Difference between revisions of "CT of the thorax"

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(→‎Report: Linked)
(→‎Report: +Pleural fluid)
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Even absence of opacities in the lung.
Even absence of:
*Opacities in the lung parenchyma.
*Pleural fluid.

Latest revision as of 10:06, 17 September 2019

Author: Mikael Häggström [notes 1]

Normal anatomy

High-resolution computed tomographs of a normal thorax, taken in the axial, coronal and sagittal planes, respectively.



CT angiography of the thorax is a contrast CT exam, tailored to the proper contrast phase depending on the level of the suspected condition by the referring clinician:

  • Veins from contrast infusion
  • Pulmonary veins

Basic screening

  • Lung parenchyma: Scan for opacities, preferably at a maximum intensity projection of about 8 mm in order to detect any lung nodules (if found, see CT of lung nodules).[1]
  • Pleura, for any fluid in the dorsal parts
  • Skeleton: Any signs of damage.
  • Lymph nodes in mediastinal, hilar and axial areas. If possibly enlarged, see CT of thoracic lymphadenopathy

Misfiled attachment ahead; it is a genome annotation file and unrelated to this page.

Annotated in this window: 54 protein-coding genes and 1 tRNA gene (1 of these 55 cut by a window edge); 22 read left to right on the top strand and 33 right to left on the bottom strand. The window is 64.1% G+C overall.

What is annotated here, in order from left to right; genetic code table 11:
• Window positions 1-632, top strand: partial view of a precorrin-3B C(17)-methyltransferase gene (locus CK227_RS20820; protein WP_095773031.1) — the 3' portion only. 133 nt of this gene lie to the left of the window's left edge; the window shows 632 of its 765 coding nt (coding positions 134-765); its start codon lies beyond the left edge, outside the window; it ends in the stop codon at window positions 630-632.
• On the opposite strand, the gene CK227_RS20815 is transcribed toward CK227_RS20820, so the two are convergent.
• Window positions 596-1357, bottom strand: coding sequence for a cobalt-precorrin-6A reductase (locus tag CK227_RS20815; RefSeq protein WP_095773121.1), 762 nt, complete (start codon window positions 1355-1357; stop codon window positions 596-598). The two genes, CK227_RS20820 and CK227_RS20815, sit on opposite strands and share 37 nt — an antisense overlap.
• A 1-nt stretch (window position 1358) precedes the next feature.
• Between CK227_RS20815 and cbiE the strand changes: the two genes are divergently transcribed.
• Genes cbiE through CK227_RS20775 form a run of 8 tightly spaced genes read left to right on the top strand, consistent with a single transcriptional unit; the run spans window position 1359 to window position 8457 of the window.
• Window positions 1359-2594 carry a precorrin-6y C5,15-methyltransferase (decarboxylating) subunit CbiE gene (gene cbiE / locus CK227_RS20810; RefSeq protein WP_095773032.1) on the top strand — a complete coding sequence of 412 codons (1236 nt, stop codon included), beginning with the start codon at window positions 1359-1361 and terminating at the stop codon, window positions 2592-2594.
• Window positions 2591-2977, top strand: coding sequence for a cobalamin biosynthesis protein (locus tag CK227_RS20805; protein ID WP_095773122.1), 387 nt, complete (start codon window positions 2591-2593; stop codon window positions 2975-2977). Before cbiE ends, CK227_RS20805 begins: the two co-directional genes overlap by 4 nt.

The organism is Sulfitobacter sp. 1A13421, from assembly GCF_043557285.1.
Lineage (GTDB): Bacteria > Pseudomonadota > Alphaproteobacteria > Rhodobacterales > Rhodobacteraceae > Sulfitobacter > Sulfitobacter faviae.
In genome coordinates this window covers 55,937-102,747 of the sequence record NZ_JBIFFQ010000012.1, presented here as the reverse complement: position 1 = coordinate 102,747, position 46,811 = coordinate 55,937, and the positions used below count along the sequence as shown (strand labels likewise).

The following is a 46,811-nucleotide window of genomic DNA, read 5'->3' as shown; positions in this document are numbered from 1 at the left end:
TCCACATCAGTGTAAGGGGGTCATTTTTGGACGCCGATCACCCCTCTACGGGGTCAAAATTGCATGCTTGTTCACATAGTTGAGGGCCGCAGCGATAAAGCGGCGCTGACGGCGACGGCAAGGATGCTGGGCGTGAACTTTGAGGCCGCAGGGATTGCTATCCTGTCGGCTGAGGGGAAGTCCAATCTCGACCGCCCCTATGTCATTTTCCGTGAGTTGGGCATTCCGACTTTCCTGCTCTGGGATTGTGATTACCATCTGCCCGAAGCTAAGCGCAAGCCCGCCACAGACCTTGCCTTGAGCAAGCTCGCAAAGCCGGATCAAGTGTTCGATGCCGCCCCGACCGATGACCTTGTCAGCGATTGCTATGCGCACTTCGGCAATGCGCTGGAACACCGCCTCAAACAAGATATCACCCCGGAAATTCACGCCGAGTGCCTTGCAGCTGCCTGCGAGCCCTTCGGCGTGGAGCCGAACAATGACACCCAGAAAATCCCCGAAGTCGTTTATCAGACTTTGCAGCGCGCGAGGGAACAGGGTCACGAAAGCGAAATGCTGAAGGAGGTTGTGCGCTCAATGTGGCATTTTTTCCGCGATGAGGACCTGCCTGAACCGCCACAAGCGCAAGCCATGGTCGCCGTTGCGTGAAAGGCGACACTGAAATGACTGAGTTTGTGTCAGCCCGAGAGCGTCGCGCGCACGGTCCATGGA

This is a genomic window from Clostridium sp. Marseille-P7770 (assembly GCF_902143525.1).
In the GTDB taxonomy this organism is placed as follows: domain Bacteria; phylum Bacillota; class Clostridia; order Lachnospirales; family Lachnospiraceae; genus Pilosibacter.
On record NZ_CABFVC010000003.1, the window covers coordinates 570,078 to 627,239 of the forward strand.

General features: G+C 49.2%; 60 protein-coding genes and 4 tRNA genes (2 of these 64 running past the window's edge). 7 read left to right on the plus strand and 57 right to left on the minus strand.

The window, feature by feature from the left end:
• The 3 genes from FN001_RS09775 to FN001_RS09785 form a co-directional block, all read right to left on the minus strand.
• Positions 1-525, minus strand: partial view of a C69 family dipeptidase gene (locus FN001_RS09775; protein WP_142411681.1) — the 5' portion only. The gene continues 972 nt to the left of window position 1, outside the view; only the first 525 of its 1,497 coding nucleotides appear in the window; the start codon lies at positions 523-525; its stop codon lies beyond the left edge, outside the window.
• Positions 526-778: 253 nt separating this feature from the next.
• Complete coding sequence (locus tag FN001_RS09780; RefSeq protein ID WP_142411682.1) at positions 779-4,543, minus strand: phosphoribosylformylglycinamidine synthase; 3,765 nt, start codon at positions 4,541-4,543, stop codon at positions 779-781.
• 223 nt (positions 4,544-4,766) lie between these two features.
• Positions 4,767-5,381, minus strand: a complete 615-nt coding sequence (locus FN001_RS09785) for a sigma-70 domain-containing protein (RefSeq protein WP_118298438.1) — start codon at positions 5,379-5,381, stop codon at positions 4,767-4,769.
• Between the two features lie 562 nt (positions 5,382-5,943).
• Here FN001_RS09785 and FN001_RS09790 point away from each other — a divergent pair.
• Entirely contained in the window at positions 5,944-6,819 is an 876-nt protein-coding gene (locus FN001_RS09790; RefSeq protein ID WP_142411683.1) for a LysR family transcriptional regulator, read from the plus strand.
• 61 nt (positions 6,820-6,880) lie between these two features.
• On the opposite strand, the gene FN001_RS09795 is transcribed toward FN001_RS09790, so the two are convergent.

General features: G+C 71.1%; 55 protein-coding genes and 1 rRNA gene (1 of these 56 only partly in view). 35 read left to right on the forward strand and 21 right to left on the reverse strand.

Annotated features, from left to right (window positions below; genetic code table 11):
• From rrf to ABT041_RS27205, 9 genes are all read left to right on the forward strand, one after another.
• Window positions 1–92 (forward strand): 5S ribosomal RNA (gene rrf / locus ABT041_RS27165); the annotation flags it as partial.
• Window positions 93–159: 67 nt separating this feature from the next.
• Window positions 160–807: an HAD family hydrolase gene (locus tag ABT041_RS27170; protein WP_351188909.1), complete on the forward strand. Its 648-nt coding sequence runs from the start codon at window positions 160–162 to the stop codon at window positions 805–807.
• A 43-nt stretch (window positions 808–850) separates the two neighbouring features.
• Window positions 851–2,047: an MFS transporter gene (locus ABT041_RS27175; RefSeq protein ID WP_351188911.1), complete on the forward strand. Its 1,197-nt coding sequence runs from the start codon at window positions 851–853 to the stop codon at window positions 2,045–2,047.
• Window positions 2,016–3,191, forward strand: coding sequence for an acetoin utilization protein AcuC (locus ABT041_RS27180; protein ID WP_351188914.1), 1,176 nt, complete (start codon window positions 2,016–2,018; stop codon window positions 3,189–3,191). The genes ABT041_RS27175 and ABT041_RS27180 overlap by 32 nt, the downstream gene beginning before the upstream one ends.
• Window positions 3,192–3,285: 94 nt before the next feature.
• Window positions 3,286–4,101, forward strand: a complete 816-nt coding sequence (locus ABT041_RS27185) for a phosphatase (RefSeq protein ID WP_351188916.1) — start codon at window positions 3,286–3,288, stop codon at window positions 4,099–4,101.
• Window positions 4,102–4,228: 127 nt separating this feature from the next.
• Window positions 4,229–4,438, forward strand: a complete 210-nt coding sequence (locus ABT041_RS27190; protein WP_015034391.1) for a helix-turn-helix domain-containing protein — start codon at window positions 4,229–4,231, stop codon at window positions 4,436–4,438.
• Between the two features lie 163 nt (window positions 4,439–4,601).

• Visible abdominal volumes for any expansions or focal changes in the liver, adrenals or spleen.


Even absence of:

  • Opacities in the lung parenchyma.
  • Pleural fluid.
See also: General notes on reporting


Lymph nodes

Pulmonary hypertension

The presence of a dilated main pulmonary artery of 29 mm or more in combination with an artery–to-bronchus diameter ratio of 1:1 or more at segmental level in three or four lobes, confers a specificity of 100% for the presence of pulmonary hypertension.[2]


  1. For a full list of contributors, see article history. Creators of images are attributed at the image description pages, seen by clicking on the images. See Radlines:Authorship for details.


  1. Kawel, Nadine; Seifert, Burkhardt; Luetolf, Marcus; Boehm, Thomas (2009). "Effect of Slab Thickness on the CT Detection of Pulmonary Nodules: Use of Sliding Thin-Slab Maximum Intensity Projection and Volume Rendering ". American Journal of Roentgenology 192 (5): 1324–1329. doi:10.2214/AJR.08.1689. ISSN 0361-803X. 
  2. Peña, Elena; Dennie, Carole; Veinot, John; Muñiz, Susana Hernández (2012). "Pulmonary Hypertension: How the Radiologist Can Help ". RadioGraphics 32 (1): 9–32. doi:10.1148/rg.321105232. ISSN 0271-5333.